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July 5, 2013
France has its own PRISM system, says report
Despite concern by many European countries, according to investigative work by French newspaper Le Monde, the country has its own "local" version of the PRISM-like systems. According to the report, the French foreign intelligence agency has been intercepting metadata from phone calls, emails, and Internet activity from domestic services, as well as between France and other countries.
Just like the NSA's version of the program, Google, Facebook, Twitter, Microsoft, Apple, and Yahoo were all named as companies the French were able to tap into.
- Read more: France has its own PRISM system, says report (ZDNet)
Image: Elliott Brown/Flickr
Source: Le Monde
July 9, 2013
NSA leaker Snowden claimed U.S. and Israel co-wrote Stuxnet virus
The Stuxnet virus, which was slated to have caused mass damage at Iran's nuclear facilities, was co-written by the U.S. and Israel, according to additional leaks published by German media. The weaponized malware specifically targeted the facilities in order to slow down the alleged plan by the Middle Eastern country to develop a nuclear weapon. The destruction caused by the virus was slated to have set the country's efforts back by at least 18 months.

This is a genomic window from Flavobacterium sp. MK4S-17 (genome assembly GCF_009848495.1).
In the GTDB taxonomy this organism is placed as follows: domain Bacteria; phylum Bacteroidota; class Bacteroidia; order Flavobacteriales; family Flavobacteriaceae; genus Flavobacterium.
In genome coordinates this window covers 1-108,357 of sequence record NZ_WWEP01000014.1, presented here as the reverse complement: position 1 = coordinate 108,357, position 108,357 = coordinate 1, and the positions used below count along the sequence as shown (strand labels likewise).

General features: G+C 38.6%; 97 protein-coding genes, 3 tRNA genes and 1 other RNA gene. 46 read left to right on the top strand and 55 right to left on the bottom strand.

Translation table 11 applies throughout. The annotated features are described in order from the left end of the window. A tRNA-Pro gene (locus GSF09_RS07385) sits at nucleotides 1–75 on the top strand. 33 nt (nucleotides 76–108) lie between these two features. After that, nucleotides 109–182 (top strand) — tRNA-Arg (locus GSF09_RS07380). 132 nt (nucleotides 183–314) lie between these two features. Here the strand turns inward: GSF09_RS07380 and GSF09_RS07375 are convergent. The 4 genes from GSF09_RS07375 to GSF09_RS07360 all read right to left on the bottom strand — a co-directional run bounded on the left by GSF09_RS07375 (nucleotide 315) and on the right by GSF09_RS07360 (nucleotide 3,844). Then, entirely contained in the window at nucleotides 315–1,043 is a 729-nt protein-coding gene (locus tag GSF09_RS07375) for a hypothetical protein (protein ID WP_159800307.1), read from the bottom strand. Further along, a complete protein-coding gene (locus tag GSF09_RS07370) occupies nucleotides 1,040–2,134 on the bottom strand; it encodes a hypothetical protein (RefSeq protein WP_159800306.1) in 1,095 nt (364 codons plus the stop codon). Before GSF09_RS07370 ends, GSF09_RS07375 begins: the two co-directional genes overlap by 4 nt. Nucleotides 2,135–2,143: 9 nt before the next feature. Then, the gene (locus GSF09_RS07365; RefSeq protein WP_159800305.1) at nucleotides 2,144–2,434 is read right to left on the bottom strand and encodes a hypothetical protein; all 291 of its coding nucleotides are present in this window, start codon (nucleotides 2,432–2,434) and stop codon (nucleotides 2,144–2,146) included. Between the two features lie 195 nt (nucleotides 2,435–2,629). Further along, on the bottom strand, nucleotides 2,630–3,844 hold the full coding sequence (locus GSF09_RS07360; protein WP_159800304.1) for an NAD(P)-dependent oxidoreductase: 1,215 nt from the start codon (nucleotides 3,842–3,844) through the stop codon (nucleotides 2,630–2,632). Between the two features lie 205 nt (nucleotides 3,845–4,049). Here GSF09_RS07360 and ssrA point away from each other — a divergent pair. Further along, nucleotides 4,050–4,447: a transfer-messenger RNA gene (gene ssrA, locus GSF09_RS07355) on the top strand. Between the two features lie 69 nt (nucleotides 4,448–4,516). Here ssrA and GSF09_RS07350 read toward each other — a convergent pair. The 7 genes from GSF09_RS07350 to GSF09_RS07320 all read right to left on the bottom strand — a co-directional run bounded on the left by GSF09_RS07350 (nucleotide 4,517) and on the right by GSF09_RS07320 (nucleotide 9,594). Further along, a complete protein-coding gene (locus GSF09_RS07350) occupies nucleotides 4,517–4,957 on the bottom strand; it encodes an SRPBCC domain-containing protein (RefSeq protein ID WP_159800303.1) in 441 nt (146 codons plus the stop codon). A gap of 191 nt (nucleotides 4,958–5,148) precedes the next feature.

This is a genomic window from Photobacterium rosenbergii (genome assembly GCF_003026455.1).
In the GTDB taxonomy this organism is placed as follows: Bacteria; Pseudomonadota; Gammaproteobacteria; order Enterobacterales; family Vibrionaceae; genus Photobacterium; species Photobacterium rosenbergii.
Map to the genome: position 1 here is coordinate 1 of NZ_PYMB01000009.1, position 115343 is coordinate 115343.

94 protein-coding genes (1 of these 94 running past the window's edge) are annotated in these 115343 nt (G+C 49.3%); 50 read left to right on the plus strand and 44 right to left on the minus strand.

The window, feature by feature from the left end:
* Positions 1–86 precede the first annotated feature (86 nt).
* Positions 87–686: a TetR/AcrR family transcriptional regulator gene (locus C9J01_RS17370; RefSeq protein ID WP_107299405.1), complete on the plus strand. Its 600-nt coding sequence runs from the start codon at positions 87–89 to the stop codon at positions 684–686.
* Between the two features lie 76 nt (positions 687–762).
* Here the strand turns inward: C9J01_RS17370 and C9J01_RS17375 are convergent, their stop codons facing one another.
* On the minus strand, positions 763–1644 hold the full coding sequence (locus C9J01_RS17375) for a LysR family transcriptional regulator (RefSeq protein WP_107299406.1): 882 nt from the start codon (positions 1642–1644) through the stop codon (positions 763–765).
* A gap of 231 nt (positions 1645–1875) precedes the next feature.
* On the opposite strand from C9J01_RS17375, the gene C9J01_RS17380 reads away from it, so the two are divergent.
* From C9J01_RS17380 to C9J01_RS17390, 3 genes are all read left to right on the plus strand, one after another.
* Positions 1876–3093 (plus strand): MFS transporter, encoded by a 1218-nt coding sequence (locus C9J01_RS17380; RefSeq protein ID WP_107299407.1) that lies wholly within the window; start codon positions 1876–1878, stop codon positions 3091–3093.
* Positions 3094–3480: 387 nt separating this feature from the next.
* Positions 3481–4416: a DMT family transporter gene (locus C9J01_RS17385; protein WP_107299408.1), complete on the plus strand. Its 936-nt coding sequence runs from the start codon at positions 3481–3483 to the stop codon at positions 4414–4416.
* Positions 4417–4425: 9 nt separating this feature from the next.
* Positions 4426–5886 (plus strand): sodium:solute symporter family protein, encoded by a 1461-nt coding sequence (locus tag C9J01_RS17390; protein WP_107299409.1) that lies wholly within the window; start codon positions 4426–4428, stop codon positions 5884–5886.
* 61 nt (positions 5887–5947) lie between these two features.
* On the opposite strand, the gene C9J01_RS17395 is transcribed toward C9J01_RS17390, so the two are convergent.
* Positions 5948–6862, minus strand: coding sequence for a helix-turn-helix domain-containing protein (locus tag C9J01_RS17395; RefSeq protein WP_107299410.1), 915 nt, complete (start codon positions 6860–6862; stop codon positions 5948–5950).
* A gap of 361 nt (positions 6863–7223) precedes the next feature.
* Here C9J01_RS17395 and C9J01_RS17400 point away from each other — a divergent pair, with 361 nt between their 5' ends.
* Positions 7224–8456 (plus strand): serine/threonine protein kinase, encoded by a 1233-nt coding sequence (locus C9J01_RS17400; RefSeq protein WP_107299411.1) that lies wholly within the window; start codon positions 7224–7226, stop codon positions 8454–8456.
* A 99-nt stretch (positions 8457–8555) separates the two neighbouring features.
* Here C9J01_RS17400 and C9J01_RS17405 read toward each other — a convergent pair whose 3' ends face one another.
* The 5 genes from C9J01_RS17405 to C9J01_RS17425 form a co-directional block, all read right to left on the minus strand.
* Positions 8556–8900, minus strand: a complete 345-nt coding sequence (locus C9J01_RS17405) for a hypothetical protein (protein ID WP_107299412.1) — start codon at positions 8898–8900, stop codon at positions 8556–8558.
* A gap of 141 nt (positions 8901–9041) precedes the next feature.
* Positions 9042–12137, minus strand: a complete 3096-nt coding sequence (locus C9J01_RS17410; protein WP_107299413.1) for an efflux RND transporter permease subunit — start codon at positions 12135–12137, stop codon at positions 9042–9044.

- Read more: NSA leaker Snowden claimed U.S. and Israel co-wrote Stuxnet virus (CBS News)
Image via CNET
Source: Der Spiegel
July 11, 2013
Microsoft accused of handing NSA access to encrypted messages; denied by software giant
The Guardian published details that pointed the finger at Microsoft as being a close collaborator with the National Security Agency, citing a document that was not published. A system exists where the NSA was able to automate the process in which orders under the FISA and the Patriot Act are issued to data-holding companies.
Among the allegations, the files provided by Snowden seem to show Microsoft helped the NSA "circumvent its encryption" to enable Web chats to be intercepted in its Hotmail replacement, Outlook.com. The report cites an NSA internal December newsletter, stating that Microsoft "developed a surveillance capability" to deal with encryption issues.
The software giant later denied the claims, stating there were "significant inaccuracies in the interpretations of leaked government documents reported in the media last week." Microsoft said it did not "provide or agree to provide any government with direct access to user content or the ability to break our encryption."
- Read more: Microsoft accused of handing NSA access to encrypted messages (ZDNet)
Source: The Guardian